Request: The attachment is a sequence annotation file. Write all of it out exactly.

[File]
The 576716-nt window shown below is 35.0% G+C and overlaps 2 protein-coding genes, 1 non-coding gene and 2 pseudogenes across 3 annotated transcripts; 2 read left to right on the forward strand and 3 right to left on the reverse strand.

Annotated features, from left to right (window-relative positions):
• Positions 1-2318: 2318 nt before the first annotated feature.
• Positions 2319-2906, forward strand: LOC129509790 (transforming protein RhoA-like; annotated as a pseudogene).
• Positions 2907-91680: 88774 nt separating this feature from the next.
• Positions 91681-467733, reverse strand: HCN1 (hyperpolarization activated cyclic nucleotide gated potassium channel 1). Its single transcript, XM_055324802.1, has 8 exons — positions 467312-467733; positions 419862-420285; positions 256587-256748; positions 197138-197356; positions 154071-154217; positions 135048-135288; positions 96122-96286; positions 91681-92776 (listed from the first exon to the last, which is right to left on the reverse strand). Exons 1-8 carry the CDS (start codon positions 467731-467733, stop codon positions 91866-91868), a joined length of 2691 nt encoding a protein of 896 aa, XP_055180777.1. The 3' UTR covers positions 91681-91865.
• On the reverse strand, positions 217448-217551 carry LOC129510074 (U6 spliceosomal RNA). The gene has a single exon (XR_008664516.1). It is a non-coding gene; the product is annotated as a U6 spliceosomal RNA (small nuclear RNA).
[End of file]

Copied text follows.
The 576716-nt window shown below is 35.0% G+C and overlaps 2 protein-coding genes, 1 non-coding gene and 2 pseudogenes across 3 annotated transcripts; 2 read left to right on the forward strand and 3 right to left on the reverse strand.

Annotated features, from left to right (window-relative positions):
• Positions 1-2318: 2318 nt before the first annotated feature.
• Positions 2319-2906, forward strand: LOC129509790 (transforming protein RhoA-like; annotated as a pseudogene).
• Positions 2907-91680: 88774 nt separating this feature from the next.
• Positions 91681-467733, reverse strand: HCN1 (hyperpolarization activated cyclic nucleotide gated potassium channel 1). Its single transcript, XM_055324802.1, has 8 exons — positions 467312-467733; positions 419862-420285; positions 256587-256748; positions 197138-197356; positions 154071-154217; positions 135048-135288; positions 96122-96286; positions 91681-92776 (listed from the first exon to the last, which is right to left on the reverse strand). Exons 1-8 carry the CDS (start codon positions 467731-467733, stop codon positions 91866-91868), a joined length of 2691 nt encoding a protein of 896 aa, XP_055180777.1. The 3' UTR covers positions 91681-91865.
• On the reverse strand, positions 217448-217551 carry LOC129510074 (U6 spliceosomal RNA). The gene has a single exon (XR_008664516.1). It is a non-coding gene; the product is annotated as a U6 spliceosomal RNA (small nuclear RNA).